Article 395 of the Indian Constitution speaks about the repeal of some acts. Article 395 is contained in Part XXII of the Constitution which is titled Short Title, Commencement, Authoritative Text In Hindi And Repeals.
This page provides you valuable insight into Article 395 and helps you to figure out which Acts were repealed under Article 395.
Table Of Contents
- What Is Article 395 of the Indian Constitution
- Government of India Act of 1935
- Indian Independence Act of 1947
- Abolition Of Privy Council Jurisdiction Act of 1949
- Significance Of Article 395
- In A Nutshell
- FAQs On Article 395
What Is Article 395 of the Indian Constitution
Article 395 discusses the repeal of certain acts. Its provisions are as follows:
The Indian Independence Act of 1947 and the Government of India Act of 1935, along with all enactments amending or supplementing the latter Act, are thus repealed; the only exception to this is the Abolition of Privy Council Jurisdiction Act of 1949.
Government of India Act of 1935
This act abolished the dyarchy imposed by the Government of India Act, 1919, and it established the Federation of India, which would be composed of the provinces of British India plus all or a portion of the Princely state.
Indian Independence Act of 1947
India and Pakistan were established as two new separate dominions as a result of their implementation of the partition of British India. On 18 July 1947, the Act was given royal approval, and on 15 August, the modern-day nations of Pakistan and India were established.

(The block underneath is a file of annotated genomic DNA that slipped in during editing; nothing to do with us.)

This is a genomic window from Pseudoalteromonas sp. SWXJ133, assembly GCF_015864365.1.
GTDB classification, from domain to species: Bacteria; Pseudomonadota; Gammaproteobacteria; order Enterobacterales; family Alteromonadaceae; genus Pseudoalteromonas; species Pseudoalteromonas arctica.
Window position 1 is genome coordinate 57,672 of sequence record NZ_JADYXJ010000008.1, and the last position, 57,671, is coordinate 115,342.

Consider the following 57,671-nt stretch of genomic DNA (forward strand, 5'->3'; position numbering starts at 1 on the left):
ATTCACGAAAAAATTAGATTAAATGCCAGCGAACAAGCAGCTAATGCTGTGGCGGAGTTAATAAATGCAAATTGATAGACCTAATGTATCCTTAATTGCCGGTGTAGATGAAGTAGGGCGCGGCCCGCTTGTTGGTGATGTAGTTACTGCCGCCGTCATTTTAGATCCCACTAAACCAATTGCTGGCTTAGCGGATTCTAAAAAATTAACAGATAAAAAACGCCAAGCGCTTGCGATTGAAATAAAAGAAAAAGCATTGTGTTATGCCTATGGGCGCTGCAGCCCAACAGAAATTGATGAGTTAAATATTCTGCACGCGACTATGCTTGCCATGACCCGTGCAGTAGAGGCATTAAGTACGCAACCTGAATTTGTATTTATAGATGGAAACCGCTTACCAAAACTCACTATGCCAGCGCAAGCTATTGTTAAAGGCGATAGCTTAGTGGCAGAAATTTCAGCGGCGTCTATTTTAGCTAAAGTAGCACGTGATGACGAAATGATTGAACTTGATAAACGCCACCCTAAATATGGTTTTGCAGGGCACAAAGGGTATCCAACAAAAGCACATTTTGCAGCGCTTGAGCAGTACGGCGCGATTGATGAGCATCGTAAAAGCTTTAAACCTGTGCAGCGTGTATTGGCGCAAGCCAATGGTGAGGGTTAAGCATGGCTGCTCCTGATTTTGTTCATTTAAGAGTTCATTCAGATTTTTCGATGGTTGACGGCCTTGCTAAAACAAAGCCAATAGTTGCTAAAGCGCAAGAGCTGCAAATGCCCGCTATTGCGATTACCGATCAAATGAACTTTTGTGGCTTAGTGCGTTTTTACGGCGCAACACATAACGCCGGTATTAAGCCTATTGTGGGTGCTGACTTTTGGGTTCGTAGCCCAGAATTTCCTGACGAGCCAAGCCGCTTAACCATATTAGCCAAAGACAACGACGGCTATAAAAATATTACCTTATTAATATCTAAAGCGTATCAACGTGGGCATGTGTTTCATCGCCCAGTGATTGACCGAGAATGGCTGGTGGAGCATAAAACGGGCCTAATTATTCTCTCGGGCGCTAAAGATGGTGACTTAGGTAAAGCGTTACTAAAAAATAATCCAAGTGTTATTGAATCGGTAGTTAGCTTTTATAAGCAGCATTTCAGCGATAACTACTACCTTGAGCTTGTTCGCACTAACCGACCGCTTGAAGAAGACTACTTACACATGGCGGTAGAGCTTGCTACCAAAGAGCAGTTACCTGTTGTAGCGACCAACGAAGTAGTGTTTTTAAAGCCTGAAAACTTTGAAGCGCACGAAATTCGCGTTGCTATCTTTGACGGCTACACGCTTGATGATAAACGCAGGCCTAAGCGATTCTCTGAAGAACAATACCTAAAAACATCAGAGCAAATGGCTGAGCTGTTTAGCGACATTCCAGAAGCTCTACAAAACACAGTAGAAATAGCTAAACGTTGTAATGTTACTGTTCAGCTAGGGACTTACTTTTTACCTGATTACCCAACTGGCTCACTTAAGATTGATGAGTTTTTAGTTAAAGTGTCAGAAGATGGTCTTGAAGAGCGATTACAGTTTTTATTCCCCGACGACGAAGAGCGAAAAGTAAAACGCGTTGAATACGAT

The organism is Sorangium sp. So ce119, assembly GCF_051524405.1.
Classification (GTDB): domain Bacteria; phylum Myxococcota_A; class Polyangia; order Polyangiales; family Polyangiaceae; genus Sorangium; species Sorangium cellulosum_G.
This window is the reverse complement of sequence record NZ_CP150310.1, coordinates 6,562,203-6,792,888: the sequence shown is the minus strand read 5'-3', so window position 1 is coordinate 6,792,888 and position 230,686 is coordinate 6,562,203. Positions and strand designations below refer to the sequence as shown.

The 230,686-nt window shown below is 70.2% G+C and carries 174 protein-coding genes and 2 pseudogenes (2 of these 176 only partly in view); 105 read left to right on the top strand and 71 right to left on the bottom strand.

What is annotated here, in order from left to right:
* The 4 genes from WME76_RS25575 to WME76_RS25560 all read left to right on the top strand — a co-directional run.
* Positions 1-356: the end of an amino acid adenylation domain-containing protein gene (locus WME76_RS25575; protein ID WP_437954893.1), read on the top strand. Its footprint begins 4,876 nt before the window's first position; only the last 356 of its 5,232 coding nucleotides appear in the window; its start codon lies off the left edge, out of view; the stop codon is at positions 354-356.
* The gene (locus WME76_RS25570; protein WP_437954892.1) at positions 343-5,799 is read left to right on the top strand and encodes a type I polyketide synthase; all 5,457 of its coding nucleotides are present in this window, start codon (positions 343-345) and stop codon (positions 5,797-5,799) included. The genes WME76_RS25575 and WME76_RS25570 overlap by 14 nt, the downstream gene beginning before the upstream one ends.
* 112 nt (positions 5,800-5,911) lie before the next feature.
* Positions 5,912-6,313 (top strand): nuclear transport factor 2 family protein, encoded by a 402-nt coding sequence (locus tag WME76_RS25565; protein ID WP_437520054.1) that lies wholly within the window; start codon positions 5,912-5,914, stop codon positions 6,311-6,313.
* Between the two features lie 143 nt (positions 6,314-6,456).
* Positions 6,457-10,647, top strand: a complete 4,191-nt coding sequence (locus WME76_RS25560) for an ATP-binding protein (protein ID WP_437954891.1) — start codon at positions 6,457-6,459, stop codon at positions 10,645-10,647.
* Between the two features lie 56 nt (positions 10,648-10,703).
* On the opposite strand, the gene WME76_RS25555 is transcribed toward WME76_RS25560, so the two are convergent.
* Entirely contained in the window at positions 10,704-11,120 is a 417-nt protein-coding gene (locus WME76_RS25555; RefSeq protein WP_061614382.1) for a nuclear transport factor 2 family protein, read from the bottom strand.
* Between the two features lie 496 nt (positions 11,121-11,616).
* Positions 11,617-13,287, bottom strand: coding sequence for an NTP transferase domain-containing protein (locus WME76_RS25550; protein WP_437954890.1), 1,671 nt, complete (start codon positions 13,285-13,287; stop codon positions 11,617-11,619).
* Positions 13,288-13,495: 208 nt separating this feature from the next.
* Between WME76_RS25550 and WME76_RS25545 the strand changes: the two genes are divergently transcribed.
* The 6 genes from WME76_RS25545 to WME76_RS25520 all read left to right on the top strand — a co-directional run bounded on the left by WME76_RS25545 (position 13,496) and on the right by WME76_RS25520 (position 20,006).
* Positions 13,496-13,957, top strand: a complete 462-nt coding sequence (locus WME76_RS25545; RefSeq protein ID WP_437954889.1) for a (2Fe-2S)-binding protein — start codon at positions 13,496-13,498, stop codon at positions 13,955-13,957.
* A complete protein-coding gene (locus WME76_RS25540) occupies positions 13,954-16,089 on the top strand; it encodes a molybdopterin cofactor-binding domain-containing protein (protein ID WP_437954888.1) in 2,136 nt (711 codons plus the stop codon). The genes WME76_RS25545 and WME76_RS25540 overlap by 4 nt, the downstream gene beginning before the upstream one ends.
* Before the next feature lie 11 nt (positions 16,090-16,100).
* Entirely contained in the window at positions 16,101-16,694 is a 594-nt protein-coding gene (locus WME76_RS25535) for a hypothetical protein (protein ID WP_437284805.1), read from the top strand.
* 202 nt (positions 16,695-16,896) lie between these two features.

Abolition Of Privy Council Jurisdiction Act of 1949
With the passage of this Act, the Federal Court’s appellate jurisdiction was expanded, and the previous system of direct appeals from the High Court to the Privy Council with or without Special Leave was eliminated.
The Indian government passed the Abolition of Privy Council Jurisdiction Act in 1949.
Significance Of Article 395
It is of the utmost importance to India’s constitutional framework since, without it, it would be impossible to assert that India is truly independent.
As a result of the fact that Article 395 of the Indian Constitution was drafted after all of the preceding articles, it is possible to trace the origins of those preceding articles back to the Indian Independence Act 1947 and the Government of India Act 1935.
All of the articles of the Constitution that can trace their roots back to the Indian Independence Act 1947 or the Government of India Act 1935 have been rendered null and void as a result of the passage of article 195, which repeals both of those pieces of acts.
This has the practical effect of indicating that the authority once held by the British government has been replaced by the constitution. This is a necessary step in the transition from being a colony under British administration to a sovereign independent nation.
By doing this, it also nullified any laws that added to or amended the GoIA. However, rather than complementing (adding to) that legislation, the constitution itself supplants (replaces) it. Consequently, it does not eliminate itself.
In A Nutshell
Article 395 is an important provision that sets out the legal framework for the repeal of certain acts that were in force in India prior to the adoption of the Constitution. Its constitutional provision helps to ensure the smooth transition from the colonial legal system to the independent legal system of the Republic of India.
In the interest of additional readings:
|Article 313 Of The Indian Constitution: Transitional Provisions||Article 394 of the Indian Constitution|
|Article 343 Of The Indian Constitution||Article 341 Of The Indian Constitution|
FAQs On Article 395
What Article 395 Of The Indian Constitution Deals With?
Article 395 discusses the repeal of certain acts. Part XXII of the Constitution, which is labeled Short Title, Commencement, Authoritative Text In Hindi, and Repeals, contains Article 395.
Which Acts Were Repealed Under Article 395?
The Government of India Act of 1935, the Indian Independence Act of 1947, and any other act amending or supplementing the latter Act are all thus repealed; the Abolition of Privy Council Jurisdiction Act of 1949 is the lone exception.